How to Help a Family Member Who Has Borderline Personality Disorder

By Martha McLaughlin

If someone you love has been diagnosed with borderline personality disorder (BPD), you may be grappling to understand the condition and how it affects your loved one. Let’s take a closer look at what BPD is and ways you can provide support.

What Is Borderline Personality Disorder?

Unlike anxiety or depression, the term “borderline personality disorder” doesn’t immediately provide clues to the nature of the condition. The name was originally given to the disorder because patients were thought to be on the border between neurosis and psychosis. Although our understanding of BPD has evolved and changed, the name, so far, has stuck.

Some alternate names that have been proposed for BPD — including emotional dysregulation disorder, impulse spectrum disorder and complex post-traumatic stress disorder — indicate that the heart of BPD is difficulty managing emotions. These emotions are felt intensely and lead to impulsive actions, which can include risky and harmful behaviors.

Mom comforting adult daughter

What Causes Borderline Personality Disorder?

Environmental and biological factors may both play a role in the development of BPD. Sometimes, BPD develops after increased stress or trauma, especially in childhood. And twin studies suggest genetics are involved: People who have first-degree relatives with BPD are about five times more likely than others to develop it themselves.1

There may also be differences in the brain’s function and structure in people with BPD, especially in areas related to impulse control and emotional regulation. Communication between the emotional and decision-making parts of the brain seems to be impaired.1

Helping Your Loved One

Living with BPD isn’t easy, whether you struggle with the condition yourself or love someone who does. It’s important to be patient but remain hopeful.

Here are just a few ways you can help your family member:

1. Educate Yourself

The more you learn about BPD, the less likely you are to take your loved one’s behavior personally and react in ways that are ultimately counterproductive. The words you hear and actions you see may seem irrational to you, but they’re likely a response to intense, overwhelming feelings your loved one is experiencing and trying to manage.

Feelings of abandonment are particularly common in people with BPD, as is the tendency to swing from extreme closeness to extreme distance in relationships. Your interactions may be complicated and often painful, but understanding the complex emotions behind your loved one’s behaviors can help shed light on the situation.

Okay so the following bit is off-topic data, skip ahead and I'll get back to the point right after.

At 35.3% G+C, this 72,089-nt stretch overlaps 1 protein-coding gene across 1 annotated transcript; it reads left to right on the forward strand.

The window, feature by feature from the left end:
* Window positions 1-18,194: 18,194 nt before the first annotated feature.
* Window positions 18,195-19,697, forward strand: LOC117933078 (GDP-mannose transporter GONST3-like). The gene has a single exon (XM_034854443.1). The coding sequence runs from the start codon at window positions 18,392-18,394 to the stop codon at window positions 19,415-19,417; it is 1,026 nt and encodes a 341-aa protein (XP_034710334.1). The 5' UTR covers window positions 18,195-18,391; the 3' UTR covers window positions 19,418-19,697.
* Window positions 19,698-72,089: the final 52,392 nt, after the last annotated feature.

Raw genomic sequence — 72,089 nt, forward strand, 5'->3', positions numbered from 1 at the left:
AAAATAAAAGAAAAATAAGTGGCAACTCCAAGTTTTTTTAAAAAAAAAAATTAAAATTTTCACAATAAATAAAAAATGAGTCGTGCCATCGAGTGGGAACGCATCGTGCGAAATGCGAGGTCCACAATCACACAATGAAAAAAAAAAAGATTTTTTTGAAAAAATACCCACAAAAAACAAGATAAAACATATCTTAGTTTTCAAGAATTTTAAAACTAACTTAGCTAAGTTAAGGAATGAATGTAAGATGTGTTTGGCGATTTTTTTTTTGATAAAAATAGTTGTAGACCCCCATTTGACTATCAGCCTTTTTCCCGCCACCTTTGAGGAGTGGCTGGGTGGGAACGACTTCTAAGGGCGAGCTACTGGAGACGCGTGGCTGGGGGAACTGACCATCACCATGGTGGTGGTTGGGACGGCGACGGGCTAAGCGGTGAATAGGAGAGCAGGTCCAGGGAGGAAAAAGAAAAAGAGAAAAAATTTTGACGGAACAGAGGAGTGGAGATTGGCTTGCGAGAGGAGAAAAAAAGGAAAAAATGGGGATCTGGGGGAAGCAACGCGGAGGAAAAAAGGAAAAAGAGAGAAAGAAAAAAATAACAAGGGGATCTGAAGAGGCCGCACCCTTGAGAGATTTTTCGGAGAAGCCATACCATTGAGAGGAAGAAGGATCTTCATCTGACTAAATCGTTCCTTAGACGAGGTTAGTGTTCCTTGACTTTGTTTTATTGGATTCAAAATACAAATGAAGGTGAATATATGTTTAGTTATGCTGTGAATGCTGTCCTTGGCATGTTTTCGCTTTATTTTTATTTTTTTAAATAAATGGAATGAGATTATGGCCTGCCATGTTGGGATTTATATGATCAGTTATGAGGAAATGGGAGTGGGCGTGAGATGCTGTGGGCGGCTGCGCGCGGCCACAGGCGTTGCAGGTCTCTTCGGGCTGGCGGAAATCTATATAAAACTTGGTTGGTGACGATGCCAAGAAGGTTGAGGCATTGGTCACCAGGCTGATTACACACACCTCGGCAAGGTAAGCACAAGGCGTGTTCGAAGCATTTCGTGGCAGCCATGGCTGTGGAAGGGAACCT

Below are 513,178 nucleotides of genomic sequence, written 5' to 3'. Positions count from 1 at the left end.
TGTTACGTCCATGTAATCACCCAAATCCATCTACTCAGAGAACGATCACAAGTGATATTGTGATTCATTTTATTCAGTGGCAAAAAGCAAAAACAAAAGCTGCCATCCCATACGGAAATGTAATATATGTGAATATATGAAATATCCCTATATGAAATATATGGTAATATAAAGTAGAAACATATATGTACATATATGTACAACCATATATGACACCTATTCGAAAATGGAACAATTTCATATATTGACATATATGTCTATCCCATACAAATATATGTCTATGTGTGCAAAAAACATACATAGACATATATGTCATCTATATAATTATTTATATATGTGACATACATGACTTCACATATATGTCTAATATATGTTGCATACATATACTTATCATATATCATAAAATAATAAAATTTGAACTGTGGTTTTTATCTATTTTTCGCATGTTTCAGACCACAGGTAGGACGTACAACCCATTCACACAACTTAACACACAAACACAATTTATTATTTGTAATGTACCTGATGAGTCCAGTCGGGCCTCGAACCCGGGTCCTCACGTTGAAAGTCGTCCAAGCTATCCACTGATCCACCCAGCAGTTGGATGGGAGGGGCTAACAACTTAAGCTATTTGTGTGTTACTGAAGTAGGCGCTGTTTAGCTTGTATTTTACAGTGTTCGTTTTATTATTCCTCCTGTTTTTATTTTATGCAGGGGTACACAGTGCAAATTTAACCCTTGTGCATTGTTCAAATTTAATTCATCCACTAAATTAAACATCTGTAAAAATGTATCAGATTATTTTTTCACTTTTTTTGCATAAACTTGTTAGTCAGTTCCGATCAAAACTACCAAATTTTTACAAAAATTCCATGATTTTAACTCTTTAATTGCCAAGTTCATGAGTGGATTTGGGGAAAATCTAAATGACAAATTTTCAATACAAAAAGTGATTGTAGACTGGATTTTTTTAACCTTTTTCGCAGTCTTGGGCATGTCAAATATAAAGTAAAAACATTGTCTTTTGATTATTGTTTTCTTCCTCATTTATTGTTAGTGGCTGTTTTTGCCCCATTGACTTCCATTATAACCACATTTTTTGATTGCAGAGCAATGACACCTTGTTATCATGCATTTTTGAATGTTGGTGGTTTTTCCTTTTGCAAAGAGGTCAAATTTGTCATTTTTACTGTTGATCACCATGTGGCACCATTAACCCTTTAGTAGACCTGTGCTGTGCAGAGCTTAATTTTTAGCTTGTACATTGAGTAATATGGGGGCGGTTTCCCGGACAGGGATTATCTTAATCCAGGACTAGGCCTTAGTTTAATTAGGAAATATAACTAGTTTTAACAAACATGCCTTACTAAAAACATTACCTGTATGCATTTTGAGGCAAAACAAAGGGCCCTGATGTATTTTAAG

2. Encourage Treatment

While various treatment options for BPD exist, Dialectical Behavior Therapy (DBT) was developed specifically to treat BPD and has been shown to be particularly helpful. In fact, a 2014 study of DBT found that, after a year of treatment, 77 percent of patients no longer met the criteria for a BPD diagnosis.2

“Dialectical” means to balance or synthesize opposing forces. In DBT, the forces that are balanced are acceptance and change. The message is both that individuals with BPD are doing the best they can and that they need to learn new skills in order to do better.

A loved one with BPD may be reluctant to try treatment or even to accept the diagnosis. People who feel this way may be open to a therapy approach that doesn’t put the focus exclusively on themselves, such as couples or family therapy.

It can also be helpful for you to receive counseling on your own, in order to manage the emotions created by your family situation. A support group can be another source of both emotional and informational help.

3. Validate

Part of what makes DBT different from other therapy approaches is its attention to validation. But validation isn’t limited to the therapist’s office. You can use this technique at home with your family member too.

In an interview with PsychCentral, Shari Manning, the author of Loving Someone with Borderline Personality Disorder, explains that validation involves acknowledging some part of what your loved one is saying as valid, while refraining from validating what isn’t true or helpful. She gives the example of an underweight person saying, “I’m fat.” Validation wouldn’t involve saying, “Yes, you’re fat,” but rather saying, “I know you feel fat.”

She notes the importance of not letting tone and manner contradict the words. Stressing the word “feel,” for example, may communicate that the feeling is understood but unwarranted.3

4. Set an Example

It’s normal and natural to respond to your family member’s outbursts with anger and distress. But regulating your own emotions in the situation can help calm things down, as well as provide a model to follow.

You can also set an example for healthy, proactive stress management by incorporating positive mental health habits into your life. These may include meditation, breathing exercises or journaling.

Recovery Is Possible

The challenges of BPD are real, but so is the hope of change and recovery. Take care of yourself, be patient with your loved one and get as much help for both of you as you can. You can get through it together and come out stronger and closer on the other side.


Sources

1Borderline Personality Disorder.” National Alliance on Mental Illness, Accessed January 11, 2018.

2 Stiglmayr, Christian, et al. “Effectiveness of dialectic behavioral therapy in routine outpatient care: the Berlin Borderline Study.”Borderline Personality Disorder and Emotion Dysregulation, December 18, 2014.

3 Tartakovsky, Margarita. “How to Help a Loved One With Borderline Personality Disorder, Part 2.Psych Central, July 17, 2016.

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